Overgrown Westbury Leigh footpaths blamed on council redundancies
9:24am Saturday 23rd August 2014 in By Katie Smith
A retired couple who have been walking the same footpaths around their Westbury Leigh home for 29 years are frustrated at not being able to use them because they are overgrown.
Adrian and Edith Bass have always enjoyed walking in the countryside around their house with their two border terriers and have never had a problem walking on the footpaths before.
But for the last two months, three footpaths – one on Sandhole Lane, one near the stream behind White Horse Health Centre and one from Old Dilton towards Upton Scudamore – have been left overgrown, despite the couple’s repeated requests to Wiltshire Council to have them cut.
Mr Bass, 67, said: “When they have been overgrown in the past, we have contacted the council and it has been done in a couple of weeks.
“We are going on for two months. That is unreasonable. We can’t use them and have to take a different route. You wouldn’t know a footpath was there it is so overgrown.”
He first emailed the council about the paths on July 7, but to no avail, so he sent a reminder email to Highways chief Cllr John Thomson and leader of the council Cllr Jane Scott, and received a call from Paul Millard, rights of way officer at Wiltshire Council.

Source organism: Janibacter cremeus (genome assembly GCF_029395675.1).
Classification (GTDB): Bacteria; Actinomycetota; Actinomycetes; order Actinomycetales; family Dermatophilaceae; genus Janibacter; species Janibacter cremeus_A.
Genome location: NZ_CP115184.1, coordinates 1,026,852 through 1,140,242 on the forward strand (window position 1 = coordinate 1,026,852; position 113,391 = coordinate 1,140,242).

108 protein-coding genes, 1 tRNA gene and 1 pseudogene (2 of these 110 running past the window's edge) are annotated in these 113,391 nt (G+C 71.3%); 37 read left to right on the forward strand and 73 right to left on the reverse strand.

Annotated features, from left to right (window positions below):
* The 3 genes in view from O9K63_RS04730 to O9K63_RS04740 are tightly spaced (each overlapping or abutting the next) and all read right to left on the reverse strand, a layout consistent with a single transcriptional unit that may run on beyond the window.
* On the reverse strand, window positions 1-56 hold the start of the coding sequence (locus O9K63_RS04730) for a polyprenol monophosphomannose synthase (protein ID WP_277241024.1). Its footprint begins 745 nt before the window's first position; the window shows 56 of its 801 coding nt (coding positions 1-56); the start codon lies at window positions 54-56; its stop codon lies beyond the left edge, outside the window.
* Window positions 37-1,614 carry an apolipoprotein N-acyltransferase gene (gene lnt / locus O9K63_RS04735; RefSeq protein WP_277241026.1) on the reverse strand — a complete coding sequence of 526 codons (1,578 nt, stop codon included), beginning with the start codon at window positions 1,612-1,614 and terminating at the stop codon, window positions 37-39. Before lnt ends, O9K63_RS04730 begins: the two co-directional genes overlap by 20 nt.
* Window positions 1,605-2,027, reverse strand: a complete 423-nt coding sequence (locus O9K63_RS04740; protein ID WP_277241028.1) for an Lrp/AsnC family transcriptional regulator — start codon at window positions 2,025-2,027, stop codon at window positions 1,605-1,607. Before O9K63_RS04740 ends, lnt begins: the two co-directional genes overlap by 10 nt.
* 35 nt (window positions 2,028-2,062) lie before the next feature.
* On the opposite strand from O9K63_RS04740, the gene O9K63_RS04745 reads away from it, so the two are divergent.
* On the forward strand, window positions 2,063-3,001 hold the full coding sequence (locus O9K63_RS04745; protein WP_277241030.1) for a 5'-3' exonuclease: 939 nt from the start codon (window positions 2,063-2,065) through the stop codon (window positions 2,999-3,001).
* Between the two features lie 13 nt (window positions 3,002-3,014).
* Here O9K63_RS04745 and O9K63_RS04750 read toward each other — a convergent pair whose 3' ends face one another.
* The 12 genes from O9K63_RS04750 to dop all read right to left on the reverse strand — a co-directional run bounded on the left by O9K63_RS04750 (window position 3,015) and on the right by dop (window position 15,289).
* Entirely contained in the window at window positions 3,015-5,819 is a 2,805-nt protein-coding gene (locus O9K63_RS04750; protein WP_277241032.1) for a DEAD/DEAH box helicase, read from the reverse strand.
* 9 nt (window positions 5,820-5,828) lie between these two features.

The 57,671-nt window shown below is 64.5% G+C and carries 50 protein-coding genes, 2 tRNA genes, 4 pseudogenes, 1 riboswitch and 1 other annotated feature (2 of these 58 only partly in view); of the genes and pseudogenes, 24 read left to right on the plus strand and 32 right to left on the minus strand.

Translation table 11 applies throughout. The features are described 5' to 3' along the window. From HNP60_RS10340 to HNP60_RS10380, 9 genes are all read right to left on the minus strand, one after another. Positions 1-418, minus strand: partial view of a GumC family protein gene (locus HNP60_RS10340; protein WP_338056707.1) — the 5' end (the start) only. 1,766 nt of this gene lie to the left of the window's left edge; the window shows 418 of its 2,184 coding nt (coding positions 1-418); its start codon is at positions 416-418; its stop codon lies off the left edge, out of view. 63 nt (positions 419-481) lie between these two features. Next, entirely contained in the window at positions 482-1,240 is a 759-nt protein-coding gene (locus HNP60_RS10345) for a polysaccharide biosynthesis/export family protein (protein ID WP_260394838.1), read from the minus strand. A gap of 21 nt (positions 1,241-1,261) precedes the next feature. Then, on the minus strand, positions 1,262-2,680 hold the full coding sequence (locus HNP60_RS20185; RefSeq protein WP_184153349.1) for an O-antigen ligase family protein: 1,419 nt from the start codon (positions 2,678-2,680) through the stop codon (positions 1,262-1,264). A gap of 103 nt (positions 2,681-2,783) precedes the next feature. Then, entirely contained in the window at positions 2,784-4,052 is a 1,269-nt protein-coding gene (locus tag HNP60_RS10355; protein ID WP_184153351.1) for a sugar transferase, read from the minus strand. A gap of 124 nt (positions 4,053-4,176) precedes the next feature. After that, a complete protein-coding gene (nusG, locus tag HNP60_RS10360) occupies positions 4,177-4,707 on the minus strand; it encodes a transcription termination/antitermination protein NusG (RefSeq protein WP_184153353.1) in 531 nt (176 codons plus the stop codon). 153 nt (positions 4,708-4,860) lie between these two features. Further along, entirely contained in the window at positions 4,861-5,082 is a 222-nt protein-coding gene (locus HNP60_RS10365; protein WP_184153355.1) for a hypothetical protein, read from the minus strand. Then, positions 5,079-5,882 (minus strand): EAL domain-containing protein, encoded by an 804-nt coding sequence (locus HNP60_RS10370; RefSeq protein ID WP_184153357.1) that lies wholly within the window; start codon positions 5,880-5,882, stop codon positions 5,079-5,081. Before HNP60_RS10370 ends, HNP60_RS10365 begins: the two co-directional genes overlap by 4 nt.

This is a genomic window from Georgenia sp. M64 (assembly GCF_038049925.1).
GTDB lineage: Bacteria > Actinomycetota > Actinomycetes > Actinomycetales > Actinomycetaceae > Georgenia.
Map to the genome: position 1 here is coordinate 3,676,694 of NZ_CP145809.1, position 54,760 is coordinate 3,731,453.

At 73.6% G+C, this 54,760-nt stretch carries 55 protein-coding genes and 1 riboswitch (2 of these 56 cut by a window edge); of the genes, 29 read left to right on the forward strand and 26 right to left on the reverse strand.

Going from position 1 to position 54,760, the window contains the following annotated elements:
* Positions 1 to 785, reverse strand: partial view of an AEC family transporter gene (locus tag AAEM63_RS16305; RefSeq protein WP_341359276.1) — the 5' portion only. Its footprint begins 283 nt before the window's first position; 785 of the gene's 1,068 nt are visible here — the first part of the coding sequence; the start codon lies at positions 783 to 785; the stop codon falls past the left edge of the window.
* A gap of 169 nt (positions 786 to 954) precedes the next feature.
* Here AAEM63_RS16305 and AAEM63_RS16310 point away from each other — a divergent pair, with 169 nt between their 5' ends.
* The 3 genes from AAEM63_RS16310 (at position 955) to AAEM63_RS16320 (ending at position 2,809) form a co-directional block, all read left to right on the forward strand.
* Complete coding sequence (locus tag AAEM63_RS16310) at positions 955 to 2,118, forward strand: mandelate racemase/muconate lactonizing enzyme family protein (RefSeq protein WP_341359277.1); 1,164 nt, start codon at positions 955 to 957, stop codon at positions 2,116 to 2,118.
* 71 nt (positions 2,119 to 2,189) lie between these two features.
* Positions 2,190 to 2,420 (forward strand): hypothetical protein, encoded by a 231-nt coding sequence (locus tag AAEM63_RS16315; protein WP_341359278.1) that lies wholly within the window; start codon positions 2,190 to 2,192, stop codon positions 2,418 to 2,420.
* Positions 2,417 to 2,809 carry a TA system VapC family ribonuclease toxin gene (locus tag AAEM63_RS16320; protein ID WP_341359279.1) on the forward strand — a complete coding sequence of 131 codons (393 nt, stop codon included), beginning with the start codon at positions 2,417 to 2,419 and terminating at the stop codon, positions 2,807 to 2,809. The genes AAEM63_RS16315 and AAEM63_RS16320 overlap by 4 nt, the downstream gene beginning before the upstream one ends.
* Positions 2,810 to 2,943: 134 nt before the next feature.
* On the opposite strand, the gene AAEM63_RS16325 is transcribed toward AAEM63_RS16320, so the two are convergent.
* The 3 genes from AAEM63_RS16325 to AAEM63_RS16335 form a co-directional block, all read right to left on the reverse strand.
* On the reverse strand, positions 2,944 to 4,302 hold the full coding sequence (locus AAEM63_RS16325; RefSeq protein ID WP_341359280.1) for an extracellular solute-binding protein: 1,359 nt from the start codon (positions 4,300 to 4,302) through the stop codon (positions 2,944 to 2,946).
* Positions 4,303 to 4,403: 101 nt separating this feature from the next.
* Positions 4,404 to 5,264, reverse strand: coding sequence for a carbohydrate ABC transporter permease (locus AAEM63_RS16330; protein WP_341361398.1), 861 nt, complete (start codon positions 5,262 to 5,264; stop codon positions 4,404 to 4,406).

“He said due to redundancies they have only got one man covering vegetation from Limpley Stoke through to Longbridge Deverill,” said Mr Bass.
“That is not my problem. He said they would try and get it done by the end of the month, but I had no concrete answer.
“They (Wiltshire Council) have awarded themselves all this extra money and we as the public suffer. The Highways Act 1980 says footpaths should give as much right of way as other roads.”
A Wiltshire Council spokesperson said: "We apologise for any inconvenience this is causing, and we are working to ensure all of the footpaths in the county are easily passable.
“Unfortunately, the stormy weather of the past winter left a large amount of damage, and the warm, damp conditions since then have resulted in the vegetation growing faster than normal.”
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